From the antebellum years, the 1930s, comes news about yet another outstanding musical artist forgotten by history—a classical pianist from Capiz, Amparo Acuña, who gave acclaimed concerts in Manila and Spain.
Among the newspapers and magazines of the period, in Spanish and English, which followed the course of her career from 1929 to 1934, were La Vanguardia, The Tribune, Sunday Tribune Magazine, The Philippines Free Press, Graphic, Excelsior magazine, El Debate and The Philippines Herald.
She was born in 1906 in Capiz (later Roxas City), and came from a politically prominent family. Her father was the provincial governor, and Speaker (later President) Manuel Roxas was a first cousin. Her parents were Rafael Acuña and Concepcion Hispano of Valencia, Spain.
Spanish was the language at home. Acuña later graduated from the University of the Philippines with a degree in commerce.
At a very early age, she was forced by her parents to study the piano; in fact, her first piano teacher was Jovita Fuentes, no less. She didn’t like the lessons at first, but kept up with her studies until she became proficient in the art. Fast-forward: In 1933, Fuentes “de la fama internacional” gave a grand concert in Iloilo assisted on the piano by her former student, Acuña.
A rave review in Spanish, its origin lost, declared that “señorita Acuña was born to make art, divine art, a pedestal, to elevate and conquer the glory, a glory which reflects on the honor of the land of her birth.”
Souvenir programs during the period give the range of the pianist’s repertoire: Puccini, Albeniz, Rossini, Brahms, Gershwin, De Falla, Debussy, Hernandez (“Ulila sa Pag-ibig”) Molina (from “Trio in F Major,” based on Philippine folk songs), Sarasate, Schumann, Chopin, Tchaikovsky and Ravel.
‘Great concert artist’
We first hear about Acuña as a performer in 1929, with The Philippines Herald announcing that she would give a concert at San Beda College. In connection with this event, El Debate hailed her as a great concert artist (“la gran concertista”). An unidentified review, most likely in La Vanguardia, which often reported on the pianist, declared that she gave a “grandioso” (superb) recital at San Beda; it was a great success, and all the numbers were well applauded.
By 1931, Acuña was known enough to embark on a successful series of concerts in Madrid and Barcelona, Spain. The Philippines Free Press, then published in Spanish, said that “she conquered Spain with five magnificent (‘magnificos’) concerts in various venues in Barcelona, where she graduated from the famous Academia Bidiella.”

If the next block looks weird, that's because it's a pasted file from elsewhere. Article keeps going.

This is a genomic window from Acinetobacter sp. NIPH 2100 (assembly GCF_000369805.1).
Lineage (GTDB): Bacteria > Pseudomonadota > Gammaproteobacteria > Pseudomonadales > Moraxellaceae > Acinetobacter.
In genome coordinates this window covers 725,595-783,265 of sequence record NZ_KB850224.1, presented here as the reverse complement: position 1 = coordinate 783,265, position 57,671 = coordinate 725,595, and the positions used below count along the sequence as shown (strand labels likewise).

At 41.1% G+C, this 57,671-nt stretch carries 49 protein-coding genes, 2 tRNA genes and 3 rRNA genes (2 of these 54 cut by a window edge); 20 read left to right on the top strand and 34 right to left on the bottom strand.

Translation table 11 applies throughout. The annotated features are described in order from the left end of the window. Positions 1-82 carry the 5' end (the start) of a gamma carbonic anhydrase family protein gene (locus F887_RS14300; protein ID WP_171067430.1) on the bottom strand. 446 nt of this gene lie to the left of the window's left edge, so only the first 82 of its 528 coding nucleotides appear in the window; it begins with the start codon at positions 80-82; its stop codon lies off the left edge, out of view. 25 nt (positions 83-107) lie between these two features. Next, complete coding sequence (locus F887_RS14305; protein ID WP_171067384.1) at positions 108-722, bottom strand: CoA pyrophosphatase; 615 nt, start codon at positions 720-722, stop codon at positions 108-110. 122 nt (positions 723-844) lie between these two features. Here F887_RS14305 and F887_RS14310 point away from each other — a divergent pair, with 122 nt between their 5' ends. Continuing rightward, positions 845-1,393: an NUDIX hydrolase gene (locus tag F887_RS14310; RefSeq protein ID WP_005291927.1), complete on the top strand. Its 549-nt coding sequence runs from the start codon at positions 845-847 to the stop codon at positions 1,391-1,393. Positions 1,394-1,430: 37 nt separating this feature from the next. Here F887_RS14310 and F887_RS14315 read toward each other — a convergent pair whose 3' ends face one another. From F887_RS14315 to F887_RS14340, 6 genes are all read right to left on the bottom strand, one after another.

La Vanguardia headlined that “La Acuña” was well received in Madrid, with “Amparing” quoted as saying that the experience exerted “una ponderosisima influencia” (powerful influence) on her.
Back on home grounds, in 1932, she gave a concert at Manila Metropolitan Theater “con la cooperacion de la banda de la Constabularia.” Another concert for the benefit of an antituberculosis society that year was considered a “triumph.”
One of the last concerts she gave was at the home of a Marguerite Teahan, apparently a prominent member of society, in February 1934, with composer Rodolfo Cornejo conducting Constabulary Orchestra. The Tribune and La Vanguardia reported that pianist and musicians received an ovation.
Farewell to music
In 1936, Acuña married Ramon Felix, a banking and finance graduate of New York University who later became a diplomat who served in the Philippine legation, headed by Ambassador Leon Ma. Guerrero, at Court of St. James in London. A 1949 photo shows the Felix couple with other legation staff during a reception at Buckingham Palace.
With the marriage, the now Ms Ramon Felix said goodbye to music, opting to become a full-time wife and mother. She bore her husband five children.
Her son, Gabriel Felix, a businessman named after his grandfather, recalled that their mother “was a devoted housewife always in support of my dad, who was an old-school disciplinarian, and she would always act as a peacemaker. We the children always wondered why she gave up all her achievements for marriage and family, and decided that she had experienced it all before and then chose a regular life over the glitz.”
Acuña, who died in 1986 at the age of 80, was part of a flowering of the arts, a kind of golden age in the Philippines despite the Great Depression in America: Manila Metropolitan Theater and Manila Grand Opera House, where international artists performed; Manila’s newspapers flourishing in three languages; Manila Symphony Orchestra, Abelardo and Santiago in music; Amorsolo, Tolentino and Edades in visual arts; Filipino opera divas interpreting Puccini in Europe; and the first generation of writers in English—Juan C. Laya, Stevan Javellana, Nick Joaquin, Bienvenido Santos and Carlos Bulosan in the United States. —CONTRIBUTED INQ